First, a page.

I have always loved working with couples to support them in finding more effective ways to communicate and develop deeper relationships. There are lots of reasons a couple may decide to have counselling. Often a crisis may prompt the decision to seek support. The basics of good relationships are goodwill towards, and respect of the other. I work with couples to look at the dynamics of the relationship and unpick the knots that cause tension and distance.
It is requirement of trainee and qualified therapists to have clinical supervision. Working as we do on our own it is crucial to have the benefit of sharing our client work to recognise transference and blinds spots. I offer both individual and small group supervision to trainees and qualified therapists and counsellors.
For many years I have run workshops on various specialist areas. I am now working on a one-to-one basis with people wanting to look specifically at these issues:
Childless or Childfree?
Are you feeling ambivalent about having a child? Are you living with a choice that is not your own? Have you left it too late to have a child?
There often comes a time in our lives when we are faced with the decision about whether or not to have a child. For some women, this will be an easy decision. For others, it is much more conflicted - maybe complicated by factors such as age, health, or partnership status.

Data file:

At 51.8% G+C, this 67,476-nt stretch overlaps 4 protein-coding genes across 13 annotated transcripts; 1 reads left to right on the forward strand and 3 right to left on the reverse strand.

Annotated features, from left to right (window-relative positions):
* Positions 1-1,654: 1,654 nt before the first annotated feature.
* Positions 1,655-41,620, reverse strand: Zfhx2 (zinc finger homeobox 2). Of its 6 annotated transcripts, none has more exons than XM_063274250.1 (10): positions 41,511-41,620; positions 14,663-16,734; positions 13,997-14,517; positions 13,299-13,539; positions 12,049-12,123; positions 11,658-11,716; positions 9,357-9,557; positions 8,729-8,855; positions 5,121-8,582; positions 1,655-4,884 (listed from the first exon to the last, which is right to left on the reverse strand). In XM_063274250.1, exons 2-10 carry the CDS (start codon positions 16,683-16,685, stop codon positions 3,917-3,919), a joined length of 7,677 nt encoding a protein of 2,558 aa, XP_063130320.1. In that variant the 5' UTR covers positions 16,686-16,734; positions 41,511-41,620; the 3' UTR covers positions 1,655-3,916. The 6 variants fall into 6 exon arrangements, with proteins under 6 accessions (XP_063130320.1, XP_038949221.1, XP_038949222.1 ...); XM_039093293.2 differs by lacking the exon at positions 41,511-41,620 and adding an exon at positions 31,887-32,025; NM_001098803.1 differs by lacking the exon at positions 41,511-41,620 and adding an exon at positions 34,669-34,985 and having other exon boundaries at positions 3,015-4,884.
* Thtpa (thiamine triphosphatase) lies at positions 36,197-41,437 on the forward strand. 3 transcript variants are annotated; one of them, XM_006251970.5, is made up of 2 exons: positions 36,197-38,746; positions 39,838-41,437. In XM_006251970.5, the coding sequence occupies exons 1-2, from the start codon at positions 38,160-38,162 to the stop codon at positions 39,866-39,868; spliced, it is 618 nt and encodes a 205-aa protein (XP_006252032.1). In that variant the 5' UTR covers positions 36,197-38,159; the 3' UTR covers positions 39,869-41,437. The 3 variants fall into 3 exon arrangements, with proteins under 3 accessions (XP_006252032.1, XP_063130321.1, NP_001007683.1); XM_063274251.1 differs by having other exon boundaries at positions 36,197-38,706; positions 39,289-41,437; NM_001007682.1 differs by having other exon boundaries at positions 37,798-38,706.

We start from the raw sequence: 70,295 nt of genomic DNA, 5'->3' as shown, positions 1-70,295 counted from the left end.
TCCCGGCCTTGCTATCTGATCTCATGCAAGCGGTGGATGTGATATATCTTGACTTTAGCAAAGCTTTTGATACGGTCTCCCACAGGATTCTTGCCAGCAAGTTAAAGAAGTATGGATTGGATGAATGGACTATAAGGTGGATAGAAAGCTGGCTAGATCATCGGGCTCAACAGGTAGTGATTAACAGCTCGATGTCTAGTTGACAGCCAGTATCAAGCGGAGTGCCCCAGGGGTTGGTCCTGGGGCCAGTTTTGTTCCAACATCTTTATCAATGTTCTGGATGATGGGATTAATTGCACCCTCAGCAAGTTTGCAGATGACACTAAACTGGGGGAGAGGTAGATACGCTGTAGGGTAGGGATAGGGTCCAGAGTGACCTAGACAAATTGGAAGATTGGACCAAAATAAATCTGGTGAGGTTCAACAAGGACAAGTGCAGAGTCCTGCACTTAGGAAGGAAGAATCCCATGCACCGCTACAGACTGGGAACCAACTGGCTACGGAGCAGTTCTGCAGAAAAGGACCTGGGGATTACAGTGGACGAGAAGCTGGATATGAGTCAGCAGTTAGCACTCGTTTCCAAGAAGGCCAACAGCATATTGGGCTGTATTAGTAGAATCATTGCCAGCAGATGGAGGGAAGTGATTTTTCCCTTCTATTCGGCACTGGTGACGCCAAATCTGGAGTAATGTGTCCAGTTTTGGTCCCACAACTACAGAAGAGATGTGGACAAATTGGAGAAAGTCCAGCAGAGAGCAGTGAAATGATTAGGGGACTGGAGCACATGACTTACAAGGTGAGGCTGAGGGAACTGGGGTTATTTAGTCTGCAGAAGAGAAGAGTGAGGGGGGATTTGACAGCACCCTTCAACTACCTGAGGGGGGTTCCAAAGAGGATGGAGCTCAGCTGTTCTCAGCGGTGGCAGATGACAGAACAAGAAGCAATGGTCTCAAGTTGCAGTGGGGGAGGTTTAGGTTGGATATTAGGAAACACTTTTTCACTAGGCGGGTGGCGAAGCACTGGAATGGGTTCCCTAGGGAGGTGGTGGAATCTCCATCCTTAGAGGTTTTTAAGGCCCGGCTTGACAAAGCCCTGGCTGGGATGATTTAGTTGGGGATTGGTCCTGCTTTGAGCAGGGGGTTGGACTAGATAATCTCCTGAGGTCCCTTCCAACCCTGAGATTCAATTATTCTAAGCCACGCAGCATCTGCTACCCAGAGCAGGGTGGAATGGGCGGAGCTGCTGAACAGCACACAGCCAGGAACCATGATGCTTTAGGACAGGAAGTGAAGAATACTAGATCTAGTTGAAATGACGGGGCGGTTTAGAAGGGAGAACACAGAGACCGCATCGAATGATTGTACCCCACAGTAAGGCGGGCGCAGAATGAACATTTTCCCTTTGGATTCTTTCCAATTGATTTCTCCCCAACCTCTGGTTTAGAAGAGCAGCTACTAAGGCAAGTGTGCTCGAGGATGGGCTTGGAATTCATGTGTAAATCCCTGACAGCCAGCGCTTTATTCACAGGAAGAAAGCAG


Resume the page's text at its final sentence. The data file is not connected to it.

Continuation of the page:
Breaking Free from Emotional Eating
We are familiar with anorexia, bulimia and compulsive eating, but disordered eating patterns are very common. Sometimes we eat unhealthily as a way of ignoring our problems. Compulsive or binge eating may seem to help dampen down feelings we don't feel comfortable with. At first, this may seem to offer a solution to some of life's problems, but we can get stuck in this unhealthy cycle. Conttrolling our eating my become obsessive, and in some cases, life threatening. Eating alone or on social occasions, shopping when hyungry, leaving long gaps between meals, the smell of fresh cooking or the sight of treats like chocolates or biscuits, can often be the triggers for eating unhealthily. Often an eating disorder is a crisis of self-esteem where food becomes a metaphor - for attention or love or reward.
I encourage you to explore your relationship with food, how you might label it “good” or “bad”, and how emotions affect your eating patterns. We will look at eating disorder cycles and use creative exercises to challenge those cycles and find a balanced way out of them.